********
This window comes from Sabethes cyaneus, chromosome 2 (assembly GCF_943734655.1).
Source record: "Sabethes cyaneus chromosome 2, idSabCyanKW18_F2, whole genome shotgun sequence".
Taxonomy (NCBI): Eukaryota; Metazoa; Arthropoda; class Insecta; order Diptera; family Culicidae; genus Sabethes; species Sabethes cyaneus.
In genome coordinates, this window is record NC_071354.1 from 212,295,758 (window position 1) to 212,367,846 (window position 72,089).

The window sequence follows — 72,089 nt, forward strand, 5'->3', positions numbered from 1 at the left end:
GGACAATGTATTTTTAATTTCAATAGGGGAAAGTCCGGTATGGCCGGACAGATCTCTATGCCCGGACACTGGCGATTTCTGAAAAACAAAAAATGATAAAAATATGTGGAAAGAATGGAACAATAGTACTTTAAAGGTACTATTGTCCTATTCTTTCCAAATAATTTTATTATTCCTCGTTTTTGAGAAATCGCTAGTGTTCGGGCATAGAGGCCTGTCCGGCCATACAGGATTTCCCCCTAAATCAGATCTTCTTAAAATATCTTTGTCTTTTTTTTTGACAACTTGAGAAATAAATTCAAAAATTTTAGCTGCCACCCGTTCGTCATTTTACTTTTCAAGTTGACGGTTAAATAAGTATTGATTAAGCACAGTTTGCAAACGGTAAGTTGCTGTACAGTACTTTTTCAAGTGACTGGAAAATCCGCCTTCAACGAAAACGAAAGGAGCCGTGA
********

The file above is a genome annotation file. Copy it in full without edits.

This window comes from Sabethes cyaneus, chromosome 2 (assembly GCF_943734655.1).
Source record: "Sabethes cyaneus chromosome 2, idSabCyanKW18_F2, whole genome shotgun sequence".
Taxonomy (NCBI): Eukaryota; Metazoa; Arthropoda; class Insecta; order Diptera; family Culicidae; genus Sabethes; species Sabethes cyaneus.
In genome coordinates, this window is record NC_071354.1 from 212,295,758 (window position 1) to 212,367,846 (window position 72,089).

The window sequence follows — 72,089 nt, forward strand, 5'->3', positions numbered from 1 at the left end:
GGACAATGTATTTTTAATTTCAATAGGGGAAAGTCCGGTATGGCCGGACAGATCTCTATGCCCGGACACTGGCGATTTCTGAAAAACAAAAAATGATAAAAATATGTGGAAAGAATGGAACAATAGTACTTTAAAGGTACTATTGTCCTATTCTTTCCAAATAATTTTATTATTCCTCGTTTTTGAGAAATCGCTAGTGTTCGGGCATAGAGGCCTGTCCGGCCATACAGGATTTCCCCCTAAATCAGATCTTCTTAAAATATCTTTGTCTTTTTTTTTGACAACTTGAGAAATAAATTCAAAAATTTTAGCTGCCACCCGTTCGTCATTTTACTTTTCAAGTTGACGGTTAAATAAGTATTGATTAAGCACAGTTTGCAAACGGTAAGTTGCTGTACAGTACTTTTTCAAGTGACTGGAAAATCCGCCTTCAACGAAAACGAAAGGAGCCGTGA